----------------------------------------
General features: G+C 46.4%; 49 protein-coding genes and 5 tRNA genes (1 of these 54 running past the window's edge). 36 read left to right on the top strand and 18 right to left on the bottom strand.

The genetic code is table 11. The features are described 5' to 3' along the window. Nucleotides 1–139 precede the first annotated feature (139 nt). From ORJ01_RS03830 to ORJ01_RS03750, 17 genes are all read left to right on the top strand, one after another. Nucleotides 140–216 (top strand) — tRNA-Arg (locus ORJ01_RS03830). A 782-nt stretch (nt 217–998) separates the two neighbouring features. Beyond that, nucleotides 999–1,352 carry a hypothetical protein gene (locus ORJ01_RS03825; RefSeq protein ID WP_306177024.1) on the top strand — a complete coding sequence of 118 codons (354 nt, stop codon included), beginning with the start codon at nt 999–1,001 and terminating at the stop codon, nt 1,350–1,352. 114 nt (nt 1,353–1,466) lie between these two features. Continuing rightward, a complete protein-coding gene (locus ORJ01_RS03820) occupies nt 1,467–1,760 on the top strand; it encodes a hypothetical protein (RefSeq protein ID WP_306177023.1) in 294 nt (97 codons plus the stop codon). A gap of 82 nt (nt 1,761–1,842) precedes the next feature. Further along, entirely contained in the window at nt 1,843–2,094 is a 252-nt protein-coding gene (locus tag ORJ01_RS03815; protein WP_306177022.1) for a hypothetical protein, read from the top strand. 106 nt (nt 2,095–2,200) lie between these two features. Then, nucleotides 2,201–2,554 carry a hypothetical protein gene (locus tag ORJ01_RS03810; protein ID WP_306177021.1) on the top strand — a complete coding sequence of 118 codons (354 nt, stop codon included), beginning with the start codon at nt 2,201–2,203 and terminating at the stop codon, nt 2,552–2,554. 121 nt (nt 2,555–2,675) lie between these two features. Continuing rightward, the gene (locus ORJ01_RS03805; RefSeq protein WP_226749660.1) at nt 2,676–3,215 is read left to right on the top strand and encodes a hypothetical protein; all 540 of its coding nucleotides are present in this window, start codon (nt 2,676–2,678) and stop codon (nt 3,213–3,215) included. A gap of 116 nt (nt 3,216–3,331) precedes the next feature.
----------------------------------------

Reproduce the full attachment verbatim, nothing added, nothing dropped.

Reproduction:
General features: G+C 46.4%; 49 protein-coding genes and 5 tRNA genes (1 of these 54 running past the window's edge). 36 read left to right on the top strand and 18 right to left on the bottom strand.

The genetic code is table 11. The features are described 5' to 3' along the window. Nucleotides 1–139 precede the first annotated feature (139 nt). From ORJ01_RS03830 to ORJ01_RS03750, 17 genes are all read left to right on the top strand, one after another. Nucleotides 140–216 (top strand) — tRNA-Arg (locus ORJ01_RS03830). A 782-nt stretch (nt 217–998) separates the two neighbouring features. Beyond that, nucleotides 999–1,352 carry a hypothetical protein gene (locus ORJ01_RS03825; RefSeq protein ID WP_306177024.1) on the top strand — a complete coding sequence of 118 codons (354 nt, stop codon included), beginning with the start codon at nt 999–1,001 and terminating at the stop codon, nt 1,350–1,352. 114 nt (nt 1,353–1,466) lie between these two features. Continuing rightward, a complete protein-coding gene (locus ORJ01_RS03820) occupies nt 1,467–1,760 on the top strand; it encodes a hypothetical protein (RefSeq protein ID WP_306177023.1) in 294 nt (97 codons plus the stop codon). A gap of 82 nt (nt 1,761–1,842) precedes the next feature. Further along, entirely contained in the window at nt 1,843–2,094 is a 252-nt protein-coding gene (locus tag ORJ01_RS03815; protein WP_306177022.1) for a hypothetical protein, read from the top strand. 106 nt (nt 2,095–2,200) lie between these two features. Then, nucleotides 2,201–2,554 carry a hypothetical protein gene (locus tag ORJ01_RS03810; protein ID WP_306177021.1) on the top strand — a complete coding sequence of 118 codons (354 nt, stop codon included), beginning with the start codon at nt 2,201–2,203 and terminating at the stop codon, nt 2,552–2,554. 121 nt (nt 2,555–2,675) lie between these two features. Continuing rightward, the gene (locus ORJ01_RS03805; RefSeq protein WP_226749660.1) at nt 2,676–3,215 is read left to right on the top strand and encodes a hypothetical protein; all 540 of its coding nucleotides are present in this window, start codon (nt 2,676–2,678) and stop codon (nt 3,213–3,215) included. A gap of 116 nt (nt 3,216–3,331) precedes the next feature.